Outrage, frustration and grief are driving hundreds of protesters into the streets of Minneapolis, Los Angeles and St. Paul, Minn., after the death of George Floyd, an unarmed black man whose arresting officer was recorded kneeling on his neck for minutes on end.
Over the past few days demonstrations in Minnesota have evolved from peaceful cries for justice into violence and destruction.
Floyd's arrest and final minutes of his life were captured in multiple videos that are circulating widely on social media. In all versions, Floyd is pinned to the ground with his hands handcuffed behind his back. The knee of a police officer is crushing his neck, as another officer stands a few feet away. He is watching, seeming unfazed as the 46-year-old cries, "I can't breathe."
Angry crowds have looted businesses and burned buildings. Meanwhile, law enforcement has met the civil disorder with clouds of tear gas.
The unrest prompted Minnesota Gov. Tim Walz to activate the National Guard on Thursday to bring calm to the streets.
"It is how we express pain, process tragedy and create change," he said about the act of protesting.
But he noted the urgency in responding to local leaders' calls for the National Guard "to protect peaceful demonstrators, neighbors and small businesses in Minnesota."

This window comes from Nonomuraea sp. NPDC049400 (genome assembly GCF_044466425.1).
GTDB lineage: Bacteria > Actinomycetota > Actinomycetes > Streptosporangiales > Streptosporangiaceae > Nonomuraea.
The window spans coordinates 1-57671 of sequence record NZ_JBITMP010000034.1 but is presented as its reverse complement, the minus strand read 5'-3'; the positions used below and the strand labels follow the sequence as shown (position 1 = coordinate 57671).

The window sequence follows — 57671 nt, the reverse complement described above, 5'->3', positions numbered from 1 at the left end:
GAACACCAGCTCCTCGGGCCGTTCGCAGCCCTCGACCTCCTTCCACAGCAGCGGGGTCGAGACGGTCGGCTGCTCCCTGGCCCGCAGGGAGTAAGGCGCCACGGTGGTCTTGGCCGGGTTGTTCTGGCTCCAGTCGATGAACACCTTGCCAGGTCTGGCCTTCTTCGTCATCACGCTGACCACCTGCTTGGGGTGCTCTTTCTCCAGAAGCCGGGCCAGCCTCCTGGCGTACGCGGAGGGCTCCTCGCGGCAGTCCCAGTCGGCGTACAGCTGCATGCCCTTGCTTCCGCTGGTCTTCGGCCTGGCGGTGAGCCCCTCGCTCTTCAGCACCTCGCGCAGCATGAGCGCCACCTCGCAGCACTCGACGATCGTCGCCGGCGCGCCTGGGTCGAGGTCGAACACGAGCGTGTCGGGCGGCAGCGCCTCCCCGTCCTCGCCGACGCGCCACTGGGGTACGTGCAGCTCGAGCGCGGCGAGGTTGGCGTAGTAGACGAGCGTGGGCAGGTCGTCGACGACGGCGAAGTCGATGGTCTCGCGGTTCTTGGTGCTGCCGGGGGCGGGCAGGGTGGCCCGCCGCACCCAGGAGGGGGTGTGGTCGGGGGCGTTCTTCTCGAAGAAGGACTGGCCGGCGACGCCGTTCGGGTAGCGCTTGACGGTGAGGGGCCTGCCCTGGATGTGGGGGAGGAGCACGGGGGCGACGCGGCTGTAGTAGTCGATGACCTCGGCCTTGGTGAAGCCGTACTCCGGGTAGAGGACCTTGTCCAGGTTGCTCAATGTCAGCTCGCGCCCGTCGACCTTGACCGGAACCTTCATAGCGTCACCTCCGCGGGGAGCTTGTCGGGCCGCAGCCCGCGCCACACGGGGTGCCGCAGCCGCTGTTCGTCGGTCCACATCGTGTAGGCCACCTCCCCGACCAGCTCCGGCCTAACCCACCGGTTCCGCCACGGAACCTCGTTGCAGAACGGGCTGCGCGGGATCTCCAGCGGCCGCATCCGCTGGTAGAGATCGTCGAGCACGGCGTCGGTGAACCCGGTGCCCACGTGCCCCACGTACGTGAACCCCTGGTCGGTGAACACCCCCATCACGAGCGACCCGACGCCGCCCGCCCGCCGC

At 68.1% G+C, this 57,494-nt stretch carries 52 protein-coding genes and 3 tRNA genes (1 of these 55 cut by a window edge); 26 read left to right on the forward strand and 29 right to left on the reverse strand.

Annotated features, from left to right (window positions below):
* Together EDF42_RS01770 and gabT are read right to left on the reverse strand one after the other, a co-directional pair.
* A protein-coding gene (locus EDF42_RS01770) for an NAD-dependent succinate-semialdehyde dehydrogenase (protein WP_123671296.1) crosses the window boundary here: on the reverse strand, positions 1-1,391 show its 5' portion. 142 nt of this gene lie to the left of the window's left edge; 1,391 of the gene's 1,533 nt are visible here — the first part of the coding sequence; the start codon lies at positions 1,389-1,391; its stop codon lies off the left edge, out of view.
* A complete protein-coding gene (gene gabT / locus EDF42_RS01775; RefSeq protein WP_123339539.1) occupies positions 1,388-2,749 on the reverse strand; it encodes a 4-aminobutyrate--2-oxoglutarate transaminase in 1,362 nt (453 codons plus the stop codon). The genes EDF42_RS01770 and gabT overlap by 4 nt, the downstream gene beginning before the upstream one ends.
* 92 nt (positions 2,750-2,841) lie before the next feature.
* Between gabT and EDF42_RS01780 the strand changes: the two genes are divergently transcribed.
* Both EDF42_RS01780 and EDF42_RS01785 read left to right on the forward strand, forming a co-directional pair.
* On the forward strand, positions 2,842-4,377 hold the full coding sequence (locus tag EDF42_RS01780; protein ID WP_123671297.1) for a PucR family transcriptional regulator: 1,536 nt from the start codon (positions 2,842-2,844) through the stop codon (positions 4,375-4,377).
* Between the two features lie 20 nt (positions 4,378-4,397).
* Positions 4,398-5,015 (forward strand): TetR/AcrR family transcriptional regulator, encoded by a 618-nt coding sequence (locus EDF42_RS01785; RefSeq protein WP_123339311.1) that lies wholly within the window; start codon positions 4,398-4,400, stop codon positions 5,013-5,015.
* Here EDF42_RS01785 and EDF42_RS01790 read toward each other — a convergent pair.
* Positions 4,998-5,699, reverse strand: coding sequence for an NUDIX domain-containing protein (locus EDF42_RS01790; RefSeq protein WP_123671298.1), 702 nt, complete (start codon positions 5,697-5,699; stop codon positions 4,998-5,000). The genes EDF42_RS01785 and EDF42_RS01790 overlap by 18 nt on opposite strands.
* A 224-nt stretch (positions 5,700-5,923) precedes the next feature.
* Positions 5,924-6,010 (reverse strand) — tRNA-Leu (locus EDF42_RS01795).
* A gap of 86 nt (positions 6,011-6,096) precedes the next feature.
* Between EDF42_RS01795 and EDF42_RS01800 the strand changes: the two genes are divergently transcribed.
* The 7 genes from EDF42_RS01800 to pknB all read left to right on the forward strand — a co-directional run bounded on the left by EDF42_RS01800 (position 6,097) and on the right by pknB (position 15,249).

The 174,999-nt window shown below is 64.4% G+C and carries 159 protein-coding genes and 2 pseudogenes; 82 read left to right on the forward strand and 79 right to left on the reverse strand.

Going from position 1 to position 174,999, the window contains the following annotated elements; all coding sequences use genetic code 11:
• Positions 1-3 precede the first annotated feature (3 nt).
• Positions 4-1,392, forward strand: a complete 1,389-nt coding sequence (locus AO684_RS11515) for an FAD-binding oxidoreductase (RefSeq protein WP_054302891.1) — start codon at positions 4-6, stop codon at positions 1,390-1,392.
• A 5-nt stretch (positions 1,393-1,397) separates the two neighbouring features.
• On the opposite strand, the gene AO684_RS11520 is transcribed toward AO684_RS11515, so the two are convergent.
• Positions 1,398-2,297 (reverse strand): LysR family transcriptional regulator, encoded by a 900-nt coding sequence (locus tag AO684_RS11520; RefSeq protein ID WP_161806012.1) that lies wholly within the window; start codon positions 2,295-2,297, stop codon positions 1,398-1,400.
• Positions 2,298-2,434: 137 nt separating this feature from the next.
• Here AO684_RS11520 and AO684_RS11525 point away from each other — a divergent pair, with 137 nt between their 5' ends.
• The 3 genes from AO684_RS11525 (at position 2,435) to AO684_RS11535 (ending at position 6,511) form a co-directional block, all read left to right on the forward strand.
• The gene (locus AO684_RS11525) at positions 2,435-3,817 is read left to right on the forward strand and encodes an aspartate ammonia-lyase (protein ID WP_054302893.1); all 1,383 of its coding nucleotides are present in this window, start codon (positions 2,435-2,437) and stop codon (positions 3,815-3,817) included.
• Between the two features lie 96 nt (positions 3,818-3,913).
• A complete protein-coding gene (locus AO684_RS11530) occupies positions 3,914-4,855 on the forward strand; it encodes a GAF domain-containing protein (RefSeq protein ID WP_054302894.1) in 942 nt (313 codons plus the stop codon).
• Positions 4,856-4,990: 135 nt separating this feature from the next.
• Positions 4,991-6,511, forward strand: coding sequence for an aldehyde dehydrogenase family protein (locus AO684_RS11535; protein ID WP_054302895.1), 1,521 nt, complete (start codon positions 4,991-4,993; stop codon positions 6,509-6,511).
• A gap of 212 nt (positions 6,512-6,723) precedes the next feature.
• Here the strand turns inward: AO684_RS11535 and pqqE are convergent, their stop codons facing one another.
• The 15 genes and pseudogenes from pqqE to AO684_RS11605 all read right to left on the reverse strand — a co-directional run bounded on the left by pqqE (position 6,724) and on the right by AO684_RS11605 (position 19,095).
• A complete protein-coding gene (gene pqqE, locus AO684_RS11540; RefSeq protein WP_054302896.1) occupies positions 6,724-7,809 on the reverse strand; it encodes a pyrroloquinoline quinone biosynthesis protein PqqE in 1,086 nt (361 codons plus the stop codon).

"It is time to rebuild. Rebuild the city, rebuild our justice system and rebuild the relationship between law enforcement and those they're charged to protect," Walz added.
Lt. Gov. Peggy Flanagan added that the purpose of the National Guard is to ensure safe demonstrations and to protect small-business owners.
"The anger and grief of this moment is unbearable. People deserve to be seen. People deserve to be heard. People deserve to be safe," Flanagan said.
"While many Minnesotans are taking extensive safety precautions while exercising their right to protest, the demonstration last night became incredibly unsafe for all involved," she added.
In all, four officers were involved in Floyd's death. All have been fired from the Minneapolis Police Department.
Several investigations into their actions have been launched, but as of Thursday, no charges have been filed.